That’s beautiful. I love the message that everyone has a story to tell. But there’s another way that you’ve been trying to give kids a voice. Could you tell me a little about The Falafel Kindness Project? 

As an immigrant, I really feel the US was very kind to me and for that, I’m extremely grateful. I’ve become very focused on modeling kindness and giving back.

Middle school can be a tough experience – when bullying and teasing are at their worst. It was certainly a dark and difficult period of my own life where I didn’t fit in for many reasons. But there were these small acts of kindness that truly shaped me when I needed them most. We have the chance to model kindness for children and that’s the goal of The Falafel Kindness Project.

Endless conversations about bullying don’t get much accomplished. Instead, I go into schools and I give children a voice. It’s the students who work together to identify issues that exist at their own specific school – for example, at one school some kids had no one to eat their lunch with – and then, they come up with a solution to their problem collectively. The goal is always to empower the kids to create a kind, safe environment that diffuses bullying. It’s very action and solution oriented.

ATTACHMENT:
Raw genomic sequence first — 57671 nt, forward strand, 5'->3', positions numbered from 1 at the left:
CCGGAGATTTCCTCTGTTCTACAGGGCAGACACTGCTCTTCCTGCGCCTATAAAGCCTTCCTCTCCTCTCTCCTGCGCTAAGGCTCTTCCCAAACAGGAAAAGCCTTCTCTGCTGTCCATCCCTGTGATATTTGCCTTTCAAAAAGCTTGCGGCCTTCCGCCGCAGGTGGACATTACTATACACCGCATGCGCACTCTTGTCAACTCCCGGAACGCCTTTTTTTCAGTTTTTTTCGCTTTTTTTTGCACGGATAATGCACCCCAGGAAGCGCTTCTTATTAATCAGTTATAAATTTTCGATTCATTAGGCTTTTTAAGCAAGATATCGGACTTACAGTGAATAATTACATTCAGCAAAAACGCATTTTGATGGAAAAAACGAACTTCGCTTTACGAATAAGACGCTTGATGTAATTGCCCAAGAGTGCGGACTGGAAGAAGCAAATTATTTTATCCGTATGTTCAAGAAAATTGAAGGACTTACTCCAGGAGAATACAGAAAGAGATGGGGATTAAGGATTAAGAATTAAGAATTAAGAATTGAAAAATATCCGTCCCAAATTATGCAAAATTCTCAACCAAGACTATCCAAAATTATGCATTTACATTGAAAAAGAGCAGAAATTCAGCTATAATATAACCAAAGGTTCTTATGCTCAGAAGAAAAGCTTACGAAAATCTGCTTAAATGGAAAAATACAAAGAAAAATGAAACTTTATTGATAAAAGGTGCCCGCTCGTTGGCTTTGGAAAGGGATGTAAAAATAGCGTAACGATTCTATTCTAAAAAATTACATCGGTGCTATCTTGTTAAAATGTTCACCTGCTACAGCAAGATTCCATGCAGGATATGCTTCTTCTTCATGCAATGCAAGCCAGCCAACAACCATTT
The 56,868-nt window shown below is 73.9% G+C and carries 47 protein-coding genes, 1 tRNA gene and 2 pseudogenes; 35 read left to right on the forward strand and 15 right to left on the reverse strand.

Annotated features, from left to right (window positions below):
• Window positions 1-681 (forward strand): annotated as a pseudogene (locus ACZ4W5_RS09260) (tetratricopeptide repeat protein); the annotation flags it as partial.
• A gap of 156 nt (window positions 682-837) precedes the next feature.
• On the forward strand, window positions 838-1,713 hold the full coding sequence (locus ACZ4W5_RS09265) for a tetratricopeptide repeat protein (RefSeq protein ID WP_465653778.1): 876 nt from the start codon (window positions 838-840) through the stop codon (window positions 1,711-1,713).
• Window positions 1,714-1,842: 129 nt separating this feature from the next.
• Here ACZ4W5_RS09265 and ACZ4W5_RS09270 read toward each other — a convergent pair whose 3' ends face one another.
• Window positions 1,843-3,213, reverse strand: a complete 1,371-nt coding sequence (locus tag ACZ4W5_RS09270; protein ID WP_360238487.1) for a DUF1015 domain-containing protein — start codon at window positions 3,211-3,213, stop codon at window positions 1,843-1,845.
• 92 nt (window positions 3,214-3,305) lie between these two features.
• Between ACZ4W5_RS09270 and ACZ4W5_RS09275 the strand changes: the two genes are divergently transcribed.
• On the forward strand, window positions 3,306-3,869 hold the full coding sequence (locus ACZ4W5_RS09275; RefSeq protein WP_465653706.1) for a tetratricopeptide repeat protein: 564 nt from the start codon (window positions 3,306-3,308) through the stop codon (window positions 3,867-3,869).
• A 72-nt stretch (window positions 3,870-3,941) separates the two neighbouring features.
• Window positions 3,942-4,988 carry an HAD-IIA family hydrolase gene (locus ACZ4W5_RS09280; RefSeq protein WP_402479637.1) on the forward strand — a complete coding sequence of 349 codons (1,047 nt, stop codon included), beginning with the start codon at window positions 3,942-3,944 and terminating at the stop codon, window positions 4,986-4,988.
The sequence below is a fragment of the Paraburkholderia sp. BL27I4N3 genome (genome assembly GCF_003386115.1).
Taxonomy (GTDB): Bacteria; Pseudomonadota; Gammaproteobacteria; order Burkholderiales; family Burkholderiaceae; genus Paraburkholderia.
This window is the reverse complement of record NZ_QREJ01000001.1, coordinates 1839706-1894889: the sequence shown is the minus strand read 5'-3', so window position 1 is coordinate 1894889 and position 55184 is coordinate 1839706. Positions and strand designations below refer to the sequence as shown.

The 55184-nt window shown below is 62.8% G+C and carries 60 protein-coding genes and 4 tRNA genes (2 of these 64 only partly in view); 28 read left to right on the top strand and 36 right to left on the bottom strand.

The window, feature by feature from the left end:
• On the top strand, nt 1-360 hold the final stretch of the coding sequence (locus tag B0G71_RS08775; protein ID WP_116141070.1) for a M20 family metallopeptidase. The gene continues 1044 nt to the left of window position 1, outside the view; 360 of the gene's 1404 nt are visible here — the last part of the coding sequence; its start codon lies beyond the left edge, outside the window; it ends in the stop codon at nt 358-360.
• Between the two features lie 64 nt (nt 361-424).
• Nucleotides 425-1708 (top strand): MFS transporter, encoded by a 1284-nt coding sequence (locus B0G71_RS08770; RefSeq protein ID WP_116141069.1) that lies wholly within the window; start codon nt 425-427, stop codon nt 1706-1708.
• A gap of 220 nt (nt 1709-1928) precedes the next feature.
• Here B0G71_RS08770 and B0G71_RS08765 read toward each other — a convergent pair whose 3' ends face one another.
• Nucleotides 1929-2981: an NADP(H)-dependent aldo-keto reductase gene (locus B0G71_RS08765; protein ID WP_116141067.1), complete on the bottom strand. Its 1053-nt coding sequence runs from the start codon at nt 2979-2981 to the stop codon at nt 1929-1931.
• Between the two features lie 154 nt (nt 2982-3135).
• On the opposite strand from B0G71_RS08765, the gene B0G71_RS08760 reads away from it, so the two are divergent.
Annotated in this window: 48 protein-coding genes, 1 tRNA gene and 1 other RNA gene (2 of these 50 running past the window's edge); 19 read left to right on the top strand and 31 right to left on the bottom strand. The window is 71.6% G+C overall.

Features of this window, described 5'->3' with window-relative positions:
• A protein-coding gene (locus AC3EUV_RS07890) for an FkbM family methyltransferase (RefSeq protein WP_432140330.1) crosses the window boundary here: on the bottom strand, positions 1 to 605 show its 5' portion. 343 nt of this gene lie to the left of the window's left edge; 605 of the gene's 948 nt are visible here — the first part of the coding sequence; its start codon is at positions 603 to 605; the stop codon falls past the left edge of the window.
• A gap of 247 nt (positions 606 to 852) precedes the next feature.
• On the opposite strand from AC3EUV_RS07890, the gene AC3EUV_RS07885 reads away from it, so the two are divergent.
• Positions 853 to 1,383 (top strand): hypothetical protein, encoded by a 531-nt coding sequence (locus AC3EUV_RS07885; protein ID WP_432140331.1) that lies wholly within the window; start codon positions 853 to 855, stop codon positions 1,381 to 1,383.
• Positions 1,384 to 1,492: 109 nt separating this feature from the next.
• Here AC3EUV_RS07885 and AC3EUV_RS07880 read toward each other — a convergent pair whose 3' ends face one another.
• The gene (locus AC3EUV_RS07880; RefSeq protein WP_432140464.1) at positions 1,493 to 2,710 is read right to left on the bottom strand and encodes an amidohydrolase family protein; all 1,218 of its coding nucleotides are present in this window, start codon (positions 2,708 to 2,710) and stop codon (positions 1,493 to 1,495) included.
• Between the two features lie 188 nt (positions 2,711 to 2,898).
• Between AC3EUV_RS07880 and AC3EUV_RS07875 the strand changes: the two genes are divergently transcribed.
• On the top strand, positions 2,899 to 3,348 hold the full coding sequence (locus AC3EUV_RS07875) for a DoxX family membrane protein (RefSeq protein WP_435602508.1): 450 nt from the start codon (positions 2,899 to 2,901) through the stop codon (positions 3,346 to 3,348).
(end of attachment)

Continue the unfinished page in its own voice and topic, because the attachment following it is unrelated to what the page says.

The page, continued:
What would you say to tweens who feel like they just don’t belong?

In the fourteen years I’ve been on the lecture circuit, I’ve yet to have a single negative experience. I’ve traveled to larger cities like Los Angeles, with a large Iranian-American population, to small towns in the Midwest, where I was the first Iranian-American the audience had laid their eyes on.

When I go out to talk, I don’t have an agenda in mind. I’m just there to tell my story. I’ve found that when you listen to someone’s story live, you understand their intention. You live through their words and share their emotion. Seeing people from all walks of life relate to my stories has, for me, confirmed just how much we all share.

We could all spend more time telling our stories and listening to others. We all have a voice and we all have a story to tell… Tweens especially, who often feel the most alone. You just need to open yourself up to other people’s stories and share your own. No one needs to be on the outside.

Do your tweens read literature from diverse voices? What are some of your faves?

Tags : relationships   parenting   tweens